exhibited at:
2018/2019 Museum für Kunst und Gewerbe
2019 Kunsthalle Gießen: Sequence as a Dialogue,
2020/2021 Museum Schloss Morsbroich
2021 Museum Kunstpalast Düsseldorf

Tokyo No Hate

Katja Stuke & Oliver Sieber »Tokyo no Hate«
35 pigment prints, different sizes / framed, 2015
(grid ca.: 250 x 180 cm)

The Fukushima Daiichi nuclear disaster was an energy accident at the Fukushima Daiichi Nuclear Power Plant in Fukushima, initiated primarily by the tsunami following the Tohoku earthquake on 11 March 2011. Since then Katja Stuke and Oliver Sieber met activists in Japan, joined protest demonstrations, exchanged with artists and learned a lot abour places, spaces and history in Japan.
see the publication»»

exhibited at:
2022 Photobookmuseum Cologne / Tokyo Express
2018/2019 Museum für Kunst und Gewerbe Hamburg
2016 Filmwerkstatt Düsseldorf: Japanese Lesson


Katja Stuke & Oliver Sieber, Colombes
work in progress – current state of this work:
73 photographs; unique artist book, Din A4, 152 pages, 2019
see more»»

The 1900 Summer Olympic Games were held in the French capital Paris as part of the World's Fair. The competitions were spread over five months and took place between May and October 1900. The 1924 Summer Olympics were held in Paris from 4 May to 27 July 1924. The Olympic Stadium in Colombes was once again the venue for the 1938 World Cup. World Cup in 1938. With the start of the Second World War, the sports venue also served as a for German and Austrian internees, who were distributed to other internment camps in France. in France.
In recent years, it has been used as a rugby stadium; during the Olympic Games, which will be 2024 in Paris, it will be used as a venue for the hockey competitions.


Katja Stuke & Oliver Sieber »Aubervilliers«
160 photographs, unique artist's book, 320 pages, 2019

The commune of Aubervilliers is a suburb in the north of the French capital Paris. It belongs to the Seine-Saint-Denis department in the Île-de-France region and has about 86,000 inhabitants. Aubervilliers is traditionally a stronghold of the political left.
Aubervilliers is considered one of the ZUS (Zones Urbaines Sensibles), an area with high levels of poverty, and a high proportion of young people, many of whom come from immigrant families.
Aubervilliers also plays a role in the planning and development of  Grand Paris,  is a project to reform the structure of the Paris conurbation, which, in addition to the city of Paris, extends over seven other départements and numerous municipalities.

Walk the Walk

Museum Morsbroich 2020/2021
Museum Folkwang, BYOB 2023

Katja Stuke & Oliver Sieber »Walk the Walk« 2019
one-channel video, 167 photographs, 16:9, Full HD, 14:05 min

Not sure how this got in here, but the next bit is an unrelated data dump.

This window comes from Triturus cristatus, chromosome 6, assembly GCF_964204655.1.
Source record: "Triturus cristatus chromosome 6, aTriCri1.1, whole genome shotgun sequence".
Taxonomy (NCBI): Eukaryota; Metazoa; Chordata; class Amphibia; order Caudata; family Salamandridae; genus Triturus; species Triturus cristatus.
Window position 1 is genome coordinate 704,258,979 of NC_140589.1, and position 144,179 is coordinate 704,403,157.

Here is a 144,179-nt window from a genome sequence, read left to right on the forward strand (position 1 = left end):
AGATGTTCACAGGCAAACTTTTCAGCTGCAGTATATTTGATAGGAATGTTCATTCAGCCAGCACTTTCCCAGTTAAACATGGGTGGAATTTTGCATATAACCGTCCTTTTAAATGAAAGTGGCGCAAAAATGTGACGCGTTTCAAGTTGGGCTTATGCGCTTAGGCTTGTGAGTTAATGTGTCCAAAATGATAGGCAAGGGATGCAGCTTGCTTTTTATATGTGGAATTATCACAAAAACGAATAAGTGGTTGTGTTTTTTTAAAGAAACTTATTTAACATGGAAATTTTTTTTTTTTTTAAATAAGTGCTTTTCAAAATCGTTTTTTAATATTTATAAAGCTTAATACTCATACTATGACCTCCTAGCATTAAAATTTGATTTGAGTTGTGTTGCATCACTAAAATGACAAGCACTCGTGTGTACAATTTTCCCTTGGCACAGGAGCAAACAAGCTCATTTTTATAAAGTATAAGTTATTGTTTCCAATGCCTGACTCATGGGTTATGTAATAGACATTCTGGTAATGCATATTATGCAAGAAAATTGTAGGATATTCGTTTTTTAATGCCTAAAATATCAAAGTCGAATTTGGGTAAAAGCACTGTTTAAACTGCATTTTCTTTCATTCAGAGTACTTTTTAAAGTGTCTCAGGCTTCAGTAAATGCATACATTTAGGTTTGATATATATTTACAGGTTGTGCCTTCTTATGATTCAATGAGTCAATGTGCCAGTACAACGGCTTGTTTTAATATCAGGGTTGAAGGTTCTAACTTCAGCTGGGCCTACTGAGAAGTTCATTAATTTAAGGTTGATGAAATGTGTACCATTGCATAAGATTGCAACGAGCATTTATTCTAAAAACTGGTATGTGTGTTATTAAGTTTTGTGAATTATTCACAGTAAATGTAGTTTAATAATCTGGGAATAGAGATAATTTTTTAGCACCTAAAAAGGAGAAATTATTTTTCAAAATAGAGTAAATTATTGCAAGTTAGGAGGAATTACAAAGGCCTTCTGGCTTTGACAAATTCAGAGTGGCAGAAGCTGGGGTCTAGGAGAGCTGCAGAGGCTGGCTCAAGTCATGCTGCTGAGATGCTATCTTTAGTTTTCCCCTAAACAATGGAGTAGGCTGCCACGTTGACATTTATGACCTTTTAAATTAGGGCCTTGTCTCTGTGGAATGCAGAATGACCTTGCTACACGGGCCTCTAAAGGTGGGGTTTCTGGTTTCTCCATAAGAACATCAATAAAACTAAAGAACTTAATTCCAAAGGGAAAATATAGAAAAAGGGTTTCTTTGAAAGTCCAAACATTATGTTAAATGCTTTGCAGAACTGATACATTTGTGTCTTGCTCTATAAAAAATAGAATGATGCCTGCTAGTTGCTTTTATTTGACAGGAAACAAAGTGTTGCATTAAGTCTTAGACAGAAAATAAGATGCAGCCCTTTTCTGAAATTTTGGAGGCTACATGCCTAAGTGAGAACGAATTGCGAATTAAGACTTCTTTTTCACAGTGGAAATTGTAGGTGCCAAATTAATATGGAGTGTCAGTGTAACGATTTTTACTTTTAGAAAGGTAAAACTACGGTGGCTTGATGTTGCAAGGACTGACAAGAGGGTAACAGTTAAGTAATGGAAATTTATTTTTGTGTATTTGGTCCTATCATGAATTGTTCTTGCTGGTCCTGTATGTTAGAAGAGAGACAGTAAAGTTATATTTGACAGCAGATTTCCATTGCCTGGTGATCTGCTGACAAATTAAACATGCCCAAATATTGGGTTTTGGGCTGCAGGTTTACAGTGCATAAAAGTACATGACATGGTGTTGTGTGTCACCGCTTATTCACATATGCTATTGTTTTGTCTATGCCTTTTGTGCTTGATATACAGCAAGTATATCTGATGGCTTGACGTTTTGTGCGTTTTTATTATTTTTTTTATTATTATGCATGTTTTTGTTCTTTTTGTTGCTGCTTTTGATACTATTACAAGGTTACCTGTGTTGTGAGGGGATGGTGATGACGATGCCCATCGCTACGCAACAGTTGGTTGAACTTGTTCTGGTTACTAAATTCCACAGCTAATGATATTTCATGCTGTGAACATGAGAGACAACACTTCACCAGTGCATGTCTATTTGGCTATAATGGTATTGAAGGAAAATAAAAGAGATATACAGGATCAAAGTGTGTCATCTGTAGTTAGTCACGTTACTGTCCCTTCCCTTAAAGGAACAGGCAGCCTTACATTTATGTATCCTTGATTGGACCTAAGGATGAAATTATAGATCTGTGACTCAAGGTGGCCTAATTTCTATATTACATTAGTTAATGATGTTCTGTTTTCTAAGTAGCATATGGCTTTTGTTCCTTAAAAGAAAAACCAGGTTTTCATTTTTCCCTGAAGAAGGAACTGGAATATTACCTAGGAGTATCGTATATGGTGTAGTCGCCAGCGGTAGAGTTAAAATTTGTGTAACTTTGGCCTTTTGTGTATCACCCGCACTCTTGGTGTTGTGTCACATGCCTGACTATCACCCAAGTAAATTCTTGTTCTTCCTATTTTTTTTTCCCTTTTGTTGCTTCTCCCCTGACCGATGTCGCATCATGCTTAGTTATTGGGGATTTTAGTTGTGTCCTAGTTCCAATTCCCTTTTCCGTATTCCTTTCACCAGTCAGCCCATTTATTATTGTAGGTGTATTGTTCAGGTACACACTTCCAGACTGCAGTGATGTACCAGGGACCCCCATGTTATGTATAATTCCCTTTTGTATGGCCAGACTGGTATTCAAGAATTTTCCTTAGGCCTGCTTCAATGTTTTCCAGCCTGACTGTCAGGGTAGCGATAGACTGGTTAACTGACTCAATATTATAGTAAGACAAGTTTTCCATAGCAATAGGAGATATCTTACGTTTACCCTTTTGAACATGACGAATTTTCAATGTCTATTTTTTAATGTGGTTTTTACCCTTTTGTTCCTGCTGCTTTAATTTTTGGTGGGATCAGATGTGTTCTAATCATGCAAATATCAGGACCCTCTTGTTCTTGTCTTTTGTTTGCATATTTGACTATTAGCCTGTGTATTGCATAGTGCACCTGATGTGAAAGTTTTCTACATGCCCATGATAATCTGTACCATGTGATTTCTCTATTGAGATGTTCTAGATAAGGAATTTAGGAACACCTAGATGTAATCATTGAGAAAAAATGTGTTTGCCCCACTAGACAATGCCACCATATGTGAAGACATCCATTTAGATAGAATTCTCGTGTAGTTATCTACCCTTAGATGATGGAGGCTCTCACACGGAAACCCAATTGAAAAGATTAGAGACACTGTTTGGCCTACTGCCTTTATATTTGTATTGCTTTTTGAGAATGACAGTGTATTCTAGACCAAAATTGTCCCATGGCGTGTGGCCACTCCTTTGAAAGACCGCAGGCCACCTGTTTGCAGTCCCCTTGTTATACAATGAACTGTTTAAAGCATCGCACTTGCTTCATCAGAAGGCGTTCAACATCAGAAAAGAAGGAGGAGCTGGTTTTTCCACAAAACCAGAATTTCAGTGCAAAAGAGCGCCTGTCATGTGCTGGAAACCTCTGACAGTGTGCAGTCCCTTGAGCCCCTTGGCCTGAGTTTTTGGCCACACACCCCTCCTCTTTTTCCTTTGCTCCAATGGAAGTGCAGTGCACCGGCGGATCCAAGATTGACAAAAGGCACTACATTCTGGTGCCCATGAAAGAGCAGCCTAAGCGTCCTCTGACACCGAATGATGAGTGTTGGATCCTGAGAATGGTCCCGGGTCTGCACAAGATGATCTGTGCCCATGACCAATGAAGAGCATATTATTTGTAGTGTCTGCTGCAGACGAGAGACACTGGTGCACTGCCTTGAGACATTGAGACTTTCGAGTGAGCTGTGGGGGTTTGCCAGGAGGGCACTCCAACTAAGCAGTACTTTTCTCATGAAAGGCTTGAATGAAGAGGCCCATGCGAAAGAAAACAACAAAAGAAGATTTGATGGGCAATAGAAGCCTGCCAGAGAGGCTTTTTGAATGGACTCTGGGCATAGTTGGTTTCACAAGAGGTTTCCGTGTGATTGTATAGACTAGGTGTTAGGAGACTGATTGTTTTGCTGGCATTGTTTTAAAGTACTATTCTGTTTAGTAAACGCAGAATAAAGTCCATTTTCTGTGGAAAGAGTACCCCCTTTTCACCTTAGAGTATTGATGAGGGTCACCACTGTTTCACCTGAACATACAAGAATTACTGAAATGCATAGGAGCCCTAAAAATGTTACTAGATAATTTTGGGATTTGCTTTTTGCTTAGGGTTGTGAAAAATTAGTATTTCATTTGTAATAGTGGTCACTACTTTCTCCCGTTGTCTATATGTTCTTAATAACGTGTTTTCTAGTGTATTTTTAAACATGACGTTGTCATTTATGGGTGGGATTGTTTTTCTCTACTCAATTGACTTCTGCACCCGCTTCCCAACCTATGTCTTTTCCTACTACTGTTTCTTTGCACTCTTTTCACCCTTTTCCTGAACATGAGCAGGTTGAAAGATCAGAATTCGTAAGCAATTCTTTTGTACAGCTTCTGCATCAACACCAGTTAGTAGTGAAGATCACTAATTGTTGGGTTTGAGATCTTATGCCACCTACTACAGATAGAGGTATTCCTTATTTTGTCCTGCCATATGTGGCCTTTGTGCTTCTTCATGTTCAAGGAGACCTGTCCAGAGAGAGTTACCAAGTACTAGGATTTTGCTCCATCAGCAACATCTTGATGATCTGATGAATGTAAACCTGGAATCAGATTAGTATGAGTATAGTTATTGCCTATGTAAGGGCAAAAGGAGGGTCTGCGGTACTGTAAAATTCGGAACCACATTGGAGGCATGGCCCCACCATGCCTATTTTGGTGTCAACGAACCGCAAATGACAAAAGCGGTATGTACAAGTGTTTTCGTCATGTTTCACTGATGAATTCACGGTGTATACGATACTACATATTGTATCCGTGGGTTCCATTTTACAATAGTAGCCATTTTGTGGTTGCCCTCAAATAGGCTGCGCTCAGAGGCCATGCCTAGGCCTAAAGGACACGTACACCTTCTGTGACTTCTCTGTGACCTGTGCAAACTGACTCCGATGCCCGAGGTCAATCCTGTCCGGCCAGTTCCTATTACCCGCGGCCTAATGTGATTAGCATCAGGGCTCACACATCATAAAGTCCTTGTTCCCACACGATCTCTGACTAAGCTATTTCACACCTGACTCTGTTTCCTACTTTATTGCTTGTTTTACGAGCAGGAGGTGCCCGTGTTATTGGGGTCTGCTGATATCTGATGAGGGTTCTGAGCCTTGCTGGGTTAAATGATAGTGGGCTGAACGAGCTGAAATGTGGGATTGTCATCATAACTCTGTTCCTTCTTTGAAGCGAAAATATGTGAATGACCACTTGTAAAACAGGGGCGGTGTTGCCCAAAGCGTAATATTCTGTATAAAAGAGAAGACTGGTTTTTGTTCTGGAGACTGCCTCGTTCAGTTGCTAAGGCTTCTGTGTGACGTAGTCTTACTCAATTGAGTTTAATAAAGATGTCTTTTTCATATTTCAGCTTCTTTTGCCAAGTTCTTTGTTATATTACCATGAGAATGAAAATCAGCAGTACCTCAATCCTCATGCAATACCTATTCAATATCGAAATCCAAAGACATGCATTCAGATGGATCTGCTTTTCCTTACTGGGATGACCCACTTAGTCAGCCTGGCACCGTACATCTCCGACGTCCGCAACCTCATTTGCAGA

see video»»

We are interested in the virtual or parallel proximity of places, places that are far away from each other, the simultaneity of event and memory. Since 2018 we have separated work and private life: we moved out of the studio with the 'private household' and thus now have a regular way 'to work'.
Following the instructions of the route from Düsseldorf, we leave our accommodation in a completely new district of Chongqing, and transfer the instructions from Düsseldorf to the city map of the Chinese twin city, without knowing anything about the destination on site. Due to different proportions, road layouts and construction sites, the route is not clearly recognizable for us in advance and we follow the route through residential areas, construction sites, across highways and past shopping malls and shopping streets.

exhibited at:
Taifun Project, Open Window 2020 [G]
Museum Schloss Morsbroich, From A to B [G], 2020/2021

The Headquarter

Katja Stuke & Oliver Sieber
»The Headquarter« 2017/2021
Tokyo Imperial Hotel
33 Pigment Prints, 30 x 40 cm

The Imperial Hotel in Tokyo in the 1960s was a stunning structure. Designed by the legendary architect, Frank Lloyd Wright, the Imperial Hotel’s lava rock facing, the abundance greenery and the dominant reflection pool makes me think of Angkor Wat or the Taj Mahal on a more intimate scale. Known in Japan as the Teikoku Hotel,the Wright designed structure was built inthe early 1920’s, opening up on Sept.  1, 1923, the day of Japan’s most powerful earthquake ever, one that resulted in the flattening of Tokyo and over 140,000 deaths. Wright had already left Japan several months before, but was proud when told that the Imperial Hotel remained standing. […] In the years and months leading up to the Games 1964, the hotels tried hard to get the various committees and federations to provide more exact numbers of guests. […] By the late 1960s, the Wright-designed structure was falling into decay, part of the building sinking into its foundation. The number of rooms was woefully short of economic viability for a downtown Tokyo hotel as well. The hotel was closed at the end of 1967, and demolished to make way for a high-rise structure.